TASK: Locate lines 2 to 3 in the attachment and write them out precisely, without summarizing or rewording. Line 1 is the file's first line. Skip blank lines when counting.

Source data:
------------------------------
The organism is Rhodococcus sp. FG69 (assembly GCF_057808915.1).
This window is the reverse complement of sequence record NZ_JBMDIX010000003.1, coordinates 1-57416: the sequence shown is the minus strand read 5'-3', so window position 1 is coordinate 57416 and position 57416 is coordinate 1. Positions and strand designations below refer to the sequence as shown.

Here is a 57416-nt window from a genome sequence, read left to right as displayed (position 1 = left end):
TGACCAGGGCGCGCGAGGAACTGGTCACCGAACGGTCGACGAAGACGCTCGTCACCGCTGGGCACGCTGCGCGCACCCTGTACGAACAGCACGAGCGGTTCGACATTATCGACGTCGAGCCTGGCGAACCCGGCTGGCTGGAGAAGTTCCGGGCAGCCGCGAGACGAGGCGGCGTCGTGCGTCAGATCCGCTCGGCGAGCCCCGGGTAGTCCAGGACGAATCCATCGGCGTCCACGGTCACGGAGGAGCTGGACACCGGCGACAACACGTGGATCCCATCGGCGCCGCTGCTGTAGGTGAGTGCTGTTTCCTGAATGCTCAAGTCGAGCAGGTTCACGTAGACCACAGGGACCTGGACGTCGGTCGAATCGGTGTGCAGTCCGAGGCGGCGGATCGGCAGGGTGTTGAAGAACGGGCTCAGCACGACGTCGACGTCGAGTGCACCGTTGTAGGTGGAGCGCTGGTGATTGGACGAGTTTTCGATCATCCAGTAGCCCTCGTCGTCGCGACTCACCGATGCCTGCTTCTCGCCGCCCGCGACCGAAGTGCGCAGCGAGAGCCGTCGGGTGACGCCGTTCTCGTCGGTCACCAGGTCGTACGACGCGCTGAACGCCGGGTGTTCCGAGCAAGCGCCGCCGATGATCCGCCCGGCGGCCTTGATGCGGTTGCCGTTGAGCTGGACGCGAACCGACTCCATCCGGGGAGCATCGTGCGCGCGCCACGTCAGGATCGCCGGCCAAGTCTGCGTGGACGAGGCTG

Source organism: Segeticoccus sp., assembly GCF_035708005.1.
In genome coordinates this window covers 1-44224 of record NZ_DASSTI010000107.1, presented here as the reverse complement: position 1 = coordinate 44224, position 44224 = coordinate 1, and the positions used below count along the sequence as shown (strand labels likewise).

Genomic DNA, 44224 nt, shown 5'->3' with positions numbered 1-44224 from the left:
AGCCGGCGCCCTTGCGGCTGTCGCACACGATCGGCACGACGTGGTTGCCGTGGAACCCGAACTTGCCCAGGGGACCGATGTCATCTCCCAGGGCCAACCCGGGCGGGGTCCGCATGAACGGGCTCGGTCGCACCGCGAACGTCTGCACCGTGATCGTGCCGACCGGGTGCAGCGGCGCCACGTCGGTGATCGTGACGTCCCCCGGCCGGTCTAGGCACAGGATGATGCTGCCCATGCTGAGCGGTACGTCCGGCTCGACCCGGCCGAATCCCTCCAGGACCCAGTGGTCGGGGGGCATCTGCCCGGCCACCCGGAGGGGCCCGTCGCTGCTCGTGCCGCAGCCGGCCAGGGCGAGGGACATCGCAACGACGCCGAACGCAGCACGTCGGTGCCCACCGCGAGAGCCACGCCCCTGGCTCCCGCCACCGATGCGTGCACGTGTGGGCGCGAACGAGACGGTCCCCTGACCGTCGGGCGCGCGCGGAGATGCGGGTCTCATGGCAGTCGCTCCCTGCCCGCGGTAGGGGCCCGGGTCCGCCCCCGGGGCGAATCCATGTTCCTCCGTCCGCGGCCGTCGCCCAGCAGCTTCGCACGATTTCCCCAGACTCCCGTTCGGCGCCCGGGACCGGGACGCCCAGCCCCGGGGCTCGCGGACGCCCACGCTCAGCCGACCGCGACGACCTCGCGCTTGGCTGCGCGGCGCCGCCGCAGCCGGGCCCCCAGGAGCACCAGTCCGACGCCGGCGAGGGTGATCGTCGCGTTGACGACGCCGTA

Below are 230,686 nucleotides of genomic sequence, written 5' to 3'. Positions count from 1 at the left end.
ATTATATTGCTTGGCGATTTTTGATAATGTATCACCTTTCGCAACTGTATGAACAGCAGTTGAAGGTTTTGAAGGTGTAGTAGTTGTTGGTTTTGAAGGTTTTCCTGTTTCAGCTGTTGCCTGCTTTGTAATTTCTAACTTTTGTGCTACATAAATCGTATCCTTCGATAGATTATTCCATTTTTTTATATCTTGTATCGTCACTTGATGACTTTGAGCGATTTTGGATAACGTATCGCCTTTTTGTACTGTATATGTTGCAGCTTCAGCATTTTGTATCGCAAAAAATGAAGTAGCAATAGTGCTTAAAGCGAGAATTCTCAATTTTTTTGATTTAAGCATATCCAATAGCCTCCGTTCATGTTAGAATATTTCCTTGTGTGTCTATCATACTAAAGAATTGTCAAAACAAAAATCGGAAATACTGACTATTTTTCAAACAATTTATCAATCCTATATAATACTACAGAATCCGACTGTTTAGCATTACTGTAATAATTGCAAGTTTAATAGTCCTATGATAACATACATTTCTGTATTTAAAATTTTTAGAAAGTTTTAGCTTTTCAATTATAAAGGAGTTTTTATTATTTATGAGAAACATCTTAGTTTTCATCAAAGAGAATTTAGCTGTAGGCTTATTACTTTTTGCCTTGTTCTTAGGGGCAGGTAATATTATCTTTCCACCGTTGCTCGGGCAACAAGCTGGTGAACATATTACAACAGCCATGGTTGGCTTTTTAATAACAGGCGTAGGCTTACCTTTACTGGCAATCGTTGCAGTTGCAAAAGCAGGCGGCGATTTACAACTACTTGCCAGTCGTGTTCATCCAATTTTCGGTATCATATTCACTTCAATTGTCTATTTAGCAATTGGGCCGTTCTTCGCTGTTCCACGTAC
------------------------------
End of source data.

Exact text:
This window is the reverse complement of sequence record NZ_JBMDIX010000003.1, coordinates 1-57416: the sequence shown is the minus strand read 5'-3', so window position 1 is coordinate 57416 and position 57416 is coordinate 1. Positions and strand designations below refer to the sequence as shown.

Here is a 57416-nt window from a genome sequence, read left to right as displayed (position 1 = left end):